Several years ago I couldn’t have told you that there were Five Solas of the Reformation, much less what they were. I’d certainly never heard of Reformation Day, or that it was even something that Christians could, or should, celebrate.
Thankfully, through our family’s homeschooling journey, the Lord has been gracious in putting individuals in my life who have been able to teach me so much, enabling me to bring up my son with a far greater knowledge regarding theology and Biblical history than I had when I was growing up. I had never heard of anyone actually celebrating Martin Luther’s igniting of the flame of the Reformation, but in recent years, we began celebrating it in our own family.
Part of celebrating the Reformation, of course, is knowing and remembering what the contributions of the Reformers, by God’s Providential Hand, has meant, and continues to mean, for the Church.
It could be said that their various contributions over a span of several decades can be summed up in the Five Solas, which mark a return to the core tenets of the Christian faith that by the 16th century had become quite obscured, or corrupted altogether over many centuries by Roman authority and “church tradition.”
Although some might dismiss it as a lucky coincedence that Gutenberg’s original printing press was invented just a little more than a half a century before Martin Luther nailed his 95 Theses to the door of the church at Wittenberg in 1517, any Christian should clearly see God’s Providential Hand in the matter.
Could the Reformation have even happened were it not for the printing press?
Consider just the simple act of translating the Bible into the language of the common people. Rome deemed it a crime to translate the Latin Vulgate Bible into any other tongue. The pope was uneasy about allowing the Word of God to be in the hands of the people, as they might begin to develop ideas different from those wielded by Rome.
For example, when William Tyndale completed his first English translation of the Bible in 1535 (less than a century after the invention of the Gutenberg press), drawing from Greek and Hebrew texts (rather than simply translating from the Latin Vulgate as had been done in bits and pieces in earlier centuries), Rome branded him a heretic, put him on trial, and ultimately burned him at the stake. Continue reading “Gutenberg, Reformation and the Internet”
The mere phrase causes many to giggle, or perhaps just look at the self-identified “born again Christian” a little, well, differently. Sadly, this happens even within the Church at large.
Yes, the term “born again Christian” is often used, typically refering someone who, as an adult, or perhaps a teenager, came to understand and believe the Gospel message, repented of their sins and believed in Jesus as Lord and Savior.
Others who have been raised in the Church their whole lives and yet have never had that “born again” experience might not feel that they need to be “born again,” as they feel as though they’ve been Christians their whole lives, that they’re in Church every Sunday, so being “born again” is just for sinners who repent and come to believe in Jesus. Continue reading “Did you decide to be “born again?””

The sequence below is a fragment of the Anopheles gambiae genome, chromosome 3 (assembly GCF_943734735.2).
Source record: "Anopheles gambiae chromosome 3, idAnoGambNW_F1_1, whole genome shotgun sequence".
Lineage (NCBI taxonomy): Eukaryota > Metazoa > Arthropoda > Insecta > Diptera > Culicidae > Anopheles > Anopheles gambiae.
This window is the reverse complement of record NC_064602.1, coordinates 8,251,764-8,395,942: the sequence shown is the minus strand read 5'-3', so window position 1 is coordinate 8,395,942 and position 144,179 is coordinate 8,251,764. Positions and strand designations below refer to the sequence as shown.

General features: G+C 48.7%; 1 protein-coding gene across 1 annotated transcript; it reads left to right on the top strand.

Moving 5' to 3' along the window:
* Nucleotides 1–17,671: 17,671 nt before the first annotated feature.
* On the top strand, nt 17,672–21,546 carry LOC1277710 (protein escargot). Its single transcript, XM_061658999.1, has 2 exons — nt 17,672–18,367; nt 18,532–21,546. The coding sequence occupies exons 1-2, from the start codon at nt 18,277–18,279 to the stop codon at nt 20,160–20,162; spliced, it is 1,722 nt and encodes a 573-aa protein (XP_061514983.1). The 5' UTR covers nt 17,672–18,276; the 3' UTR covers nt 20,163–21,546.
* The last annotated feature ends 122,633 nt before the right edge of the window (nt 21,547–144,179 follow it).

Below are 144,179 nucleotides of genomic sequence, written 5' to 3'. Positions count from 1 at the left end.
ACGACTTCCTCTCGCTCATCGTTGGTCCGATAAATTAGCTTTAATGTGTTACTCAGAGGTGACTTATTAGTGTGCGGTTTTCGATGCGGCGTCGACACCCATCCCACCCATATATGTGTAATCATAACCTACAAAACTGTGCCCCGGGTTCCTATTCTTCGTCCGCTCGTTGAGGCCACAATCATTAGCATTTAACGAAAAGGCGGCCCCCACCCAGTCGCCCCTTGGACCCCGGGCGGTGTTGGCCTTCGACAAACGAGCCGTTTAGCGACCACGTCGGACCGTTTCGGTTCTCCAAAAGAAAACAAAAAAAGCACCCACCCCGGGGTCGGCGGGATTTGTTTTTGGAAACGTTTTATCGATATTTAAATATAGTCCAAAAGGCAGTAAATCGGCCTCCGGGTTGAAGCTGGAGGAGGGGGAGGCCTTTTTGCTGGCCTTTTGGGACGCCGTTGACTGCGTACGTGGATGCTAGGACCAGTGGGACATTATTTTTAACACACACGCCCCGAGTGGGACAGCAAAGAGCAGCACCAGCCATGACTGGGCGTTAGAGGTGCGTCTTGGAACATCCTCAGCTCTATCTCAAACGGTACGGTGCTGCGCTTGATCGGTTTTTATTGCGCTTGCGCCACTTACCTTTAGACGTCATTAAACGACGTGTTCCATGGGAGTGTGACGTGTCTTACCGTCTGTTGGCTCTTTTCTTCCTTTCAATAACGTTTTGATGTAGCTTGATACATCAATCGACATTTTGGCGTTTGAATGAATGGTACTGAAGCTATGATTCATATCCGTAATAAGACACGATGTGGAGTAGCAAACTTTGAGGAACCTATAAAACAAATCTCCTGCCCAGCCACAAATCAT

In 2 Corinthians 12, the Apostle Paul is telling us about the “thorn” in his flesh, a messenger from Satan that would torment him to keep him from becoming conceited from the “surpassing greatness of the revelations” he was receiving from the Lord. He said:
“Three times I pleaded with the Lord about this, that it should leave me. But he said to me, “My grace is sufficient for you, for my power is made perfect in weakness.” Therefore I will boast all the more gladly of my weaknesses, so that the power of Christ may rest upon me.” (2 Cor 12:8-9)
One over-arching theme of the Reformation was a simple, but crucial, fact:
God’s grace is sufficient to save.
The teachings of the Roman Church at the time leading up to, and including the Reformation, greatly focused on works, treating the Christian faith much in the same way the Pharisees had treated their own ideas of righteousness and justification — as though it were some checklist to be completed. Continue reading “Reformation: The Sufficiency of God’s Grace”
Ghosts… Jack-o-Lanterns… Scream-fest movie marathons?
What about Martin Luther?
“Who?” you might say. “How does the Civil Rights movement fit in with Halloween?”
It doesn’t. But that would be a common response from so many Americans unfamiliar with history.
They hear Martin Luther and they immediately think of, “I had a dream….”
So many couldn’t identify an image of Martin Luther (not Martin Luther King, Jr.), much less say anything about who he was or the Reformation of which he played a pivotal role in sparking. Sadly, even large numbers of those identified as Christians in the United States would be at a loss to say much, if anything, about Luther.
It would be equally surprising to many that October 31st is the day in 1517 upon which the fire was hotly kindled to begin purifying the Church through the Protestant Reformation, when Luther nailed his 95 Theses to the door of the Castle Church at Wittenburg, Germany.
This anecdote was posted as part of a casual thread on Facebook.
It all began with Pastor Bud Powell posting the following Scripture verse:
“But if our gospel be hid, it is hid to them that are lost: In whom the god of this world hath blinded the minds of them which believe not, lest the light of the glorious gospel of Christ, who is the image of God, should shine unto them.” (2 Cor 4:3-4)